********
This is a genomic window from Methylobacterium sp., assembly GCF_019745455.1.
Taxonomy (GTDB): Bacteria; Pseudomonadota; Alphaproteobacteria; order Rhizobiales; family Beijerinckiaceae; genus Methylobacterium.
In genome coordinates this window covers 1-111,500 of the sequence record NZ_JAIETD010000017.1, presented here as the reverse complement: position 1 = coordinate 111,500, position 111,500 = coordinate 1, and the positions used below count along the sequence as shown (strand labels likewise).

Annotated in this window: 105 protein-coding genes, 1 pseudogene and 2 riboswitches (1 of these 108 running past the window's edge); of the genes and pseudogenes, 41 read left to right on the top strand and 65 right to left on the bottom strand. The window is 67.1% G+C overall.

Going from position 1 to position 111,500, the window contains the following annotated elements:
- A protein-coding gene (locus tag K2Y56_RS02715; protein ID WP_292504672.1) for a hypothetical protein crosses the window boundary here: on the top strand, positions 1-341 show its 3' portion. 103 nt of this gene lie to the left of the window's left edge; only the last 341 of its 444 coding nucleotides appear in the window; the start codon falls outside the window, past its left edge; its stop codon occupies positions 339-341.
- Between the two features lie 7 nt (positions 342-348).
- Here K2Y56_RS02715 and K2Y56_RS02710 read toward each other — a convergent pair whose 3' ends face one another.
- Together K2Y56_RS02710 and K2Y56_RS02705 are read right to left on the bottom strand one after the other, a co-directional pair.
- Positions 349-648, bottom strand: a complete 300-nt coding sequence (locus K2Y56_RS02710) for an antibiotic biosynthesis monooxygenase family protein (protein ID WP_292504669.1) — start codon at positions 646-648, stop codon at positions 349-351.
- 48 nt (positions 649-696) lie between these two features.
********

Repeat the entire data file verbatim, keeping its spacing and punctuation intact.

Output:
This is a genomic window from Methylobacterium sp., assembly GCF_019745455.1.
Taxonomy (GTDB): Bacteria; Pseudomonadota; Alphaproteobacteria; order Rhizobiales; family Beijerinckiaceae; genus Methylobacterium.
In genome coordinates this window covers 1-111,500 of the sequence record NZ_JAIETD010000017.1, presented here as the reverse complement: position 1 = coordinate 111,500, position 111,500 = coordinate 1, and the positions used below count along the sequence as shown (strand labels likewise).

Annotated in this window: 105 protein-coding genes, 1 pseudogene and 2 riboswitches (1 of these 108 running past the window's edge); of the genes and pseudogenes, 41 read left to right on the top strand and 65 right to left on the bottom strand. The window is 67.1% G+C overall.

Going from position 1 to position 111,500, the window contains the following annotated elements:
- A protein-coding gene (locus tag K2Y56_RS02715; protein ID WP_292504672.1) for a hypothetical protein crosses the window boundary here: on the top strand, positions 1-341 show its 3' portion. 103 nt of this gene lie to the left of the window's left edge; only the last 341 of its 444 coding nucleotides appear in the window; the start codon falls outside the window, past its left edge; its stop codon occupies positions 339-341.
- Between the two features lie 7 nt (positions 342-348).
- Here K2Y56_RS02715 and K2Y56_RS02710 read toward each other — a convergent pair whose 3' ends face one another.
- Together K2Y56_RS02710 and K2Y56_RS02705 are read right to left on the bottom strand one after the other, a co-directional pair.
- Positions 349-648, bottom strand: a complete 300-nt coding sequence (locus K2Y56_RS02710) for an antibiotic biosynthesis monooxygenase family protein (protein ID WP_292504669.1) — start codon at positions 646-648, stop codon at positions 349-351.
- 48 nt (positions 649-696) lie between these two features.